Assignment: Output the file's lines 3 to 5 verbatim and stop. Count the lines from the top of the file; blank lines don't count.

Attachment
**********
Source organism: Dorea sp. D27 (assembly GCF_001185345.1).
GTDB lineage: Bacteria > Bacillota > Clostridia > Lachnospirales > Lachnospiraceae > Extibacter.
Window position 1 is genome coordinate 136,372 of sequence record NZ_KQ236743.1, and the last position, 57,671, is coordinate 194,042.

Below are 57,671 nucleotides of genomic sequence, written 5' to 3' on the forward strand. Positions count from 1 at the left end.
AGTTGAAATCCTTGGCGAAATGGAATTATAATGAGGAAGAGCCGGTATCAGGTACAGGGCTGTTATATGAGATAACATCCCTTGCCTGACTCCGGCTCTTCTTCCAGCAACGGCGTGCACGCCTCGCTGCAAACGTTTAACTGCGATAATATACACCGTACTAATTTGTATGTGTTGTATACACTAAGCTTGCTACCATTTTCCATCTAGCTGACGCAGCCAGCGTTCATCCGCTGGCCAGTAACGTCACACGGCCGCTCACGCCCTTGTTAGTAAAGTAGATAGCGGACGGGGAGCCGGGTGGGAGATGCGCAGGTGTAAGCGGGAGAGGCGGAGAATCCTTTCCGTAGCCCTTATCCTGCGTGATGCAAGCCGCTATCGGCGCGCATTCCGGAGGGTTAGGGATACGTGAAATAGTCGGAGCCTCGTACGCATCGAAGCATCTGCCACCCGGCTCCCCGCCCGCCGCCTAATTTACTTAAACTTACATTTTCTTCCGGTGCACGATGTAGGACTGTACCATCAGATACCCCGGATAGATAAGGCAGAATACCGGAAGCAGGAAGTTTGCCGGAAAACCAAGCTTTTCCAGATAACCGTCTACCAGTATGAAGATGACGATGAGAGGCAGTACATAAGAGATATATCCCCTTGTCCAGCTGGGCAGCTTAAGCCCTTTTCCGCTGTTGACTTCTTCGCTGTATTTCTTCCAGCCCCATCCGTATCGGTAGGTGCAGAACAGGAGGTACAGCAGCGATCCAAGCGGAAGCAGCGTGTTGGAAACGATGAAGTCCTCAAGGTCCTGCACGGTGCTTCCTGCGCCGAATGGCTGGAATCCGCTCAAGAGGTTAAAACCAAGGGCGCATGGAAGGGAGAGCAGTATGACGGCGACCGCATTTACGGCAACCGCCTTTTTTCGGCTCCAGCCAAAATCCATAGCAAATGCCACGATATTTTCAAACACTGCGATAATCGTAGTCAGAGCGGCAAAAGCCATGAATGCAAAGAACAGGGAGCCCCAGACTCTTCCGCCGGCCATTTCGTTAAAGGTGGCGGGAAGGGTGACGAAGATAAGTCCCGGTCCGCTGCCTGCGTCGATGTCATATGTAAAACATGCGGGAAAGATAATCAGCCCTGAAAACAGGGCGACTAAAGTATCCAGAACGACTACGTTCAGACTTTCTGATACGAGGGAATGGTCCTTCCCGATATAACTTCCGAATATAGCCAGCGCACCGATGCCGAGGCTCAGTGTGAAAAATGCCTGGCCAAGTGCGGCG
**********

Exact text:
Window position 1 is genome coordinate 136,372 of sequence record NZ_KQ236743.1, and the last position, 57,671, is coordinate 194,042.

Below are 57,671 nucleotides of genomic sequence, written 5' to 3' on the forward strand. Positions count from 1 at the left end.
AGTTGAAATCCTTGGCGAAATGGAATTATAATGAGGAAGAGCCGGTATCAGGTACAGGGCTGTTATATGAGATAACATCCCTTGCCTGACTCCGGCTCTTCTTCCAGCAACGGCGTGCACGCCTCGCTGCAAACGTTTAACTGCGATAATATACACCGTACTAATTTGTATGTGTTGTATACACTAAGCTTGCTACCATTTTCCATCTAGCTGACGCAGCCAGCGTTCATCCGCTGGCCAGTAACGTCACACGGCCGCTCACGCCCTTGTTAGTAAAGTAGATAGCGGACGGGGAGCCGGGTGGGAGATGCGCAGGTGTAAGCGGGAGAGGCGGAGAATCCTTTCCGTAGCCCTTATCCTGCGTGATGCAAGCCGCTATCGGCGCGCATTCCGGAGGGTTAGGGATACGTGAAATAGTCGGAGCCTCGTACGCATCGAAGCATCTGCCACCCGGCTCCCCGCCCGCCGCCTAATTTACTTAAACTTACATTTTCTTCCGGTGCACGATGTAGGACTGTACCATCAGATACCCCGGATAGATAAGGCAGAATACCGGAAGCAGGAAGTTTGCCGGAAAACCAAGCTTTTCCAGATAACCGTCTACCAGTATGAAGATGACGATGAGAGGCAGTACATAAGAGATATATCCCCTTGTCCAGCTGGGCAGCTTAAGCCCTTTTCCGCTGTTGACTTCTTCGCTGTATTTCTTCCAGCCCCATCCGTATCGGTAGGTGCAGAACAGGAGGTACAGCAGCGATCCAAGCGGAAGCAGCGTGTTGGAAACGATGAAGTCCTCAAGGTCCTGCACGGTGCTTCCTGCGCCGAATGGCTGGAATCCGCTCAAGAGGTTAAAACCAAGGGCGCATGGAAGGGAGAGCAGTATGACGGCGACCGCATTTACGGCAACCGCCTTTTTTCGGCTCCAGCCAAAATCCATAGCAAATGCCACGATATTTTCAAACACTGCGATAATCGTAGTCAGAGCGGCAAAAGCCATGAATGCAAAGAACAGGGAGCCCCAGACTCTTCCGCCGGCCATTTCGTTAAAGGTGGCGGGAAGGGTGACGAAGATAAGTCCCGGTCCGCTGCCTGCGTCGATGTCATATGTAAAACATGCGGGAAAGATAATCAGCCCTGAAAACAGGGCGACTAAAGTATCCAGAACGACTACGTTCAGACTTTCTGATACGAGGGAATGGTCCTTCCCGATATAACTTCCGAATATAGCCAGCGCACCGATGCCGAGGCTCAGTGTGAAAAATGCCTGGCCAAGTGCGGCG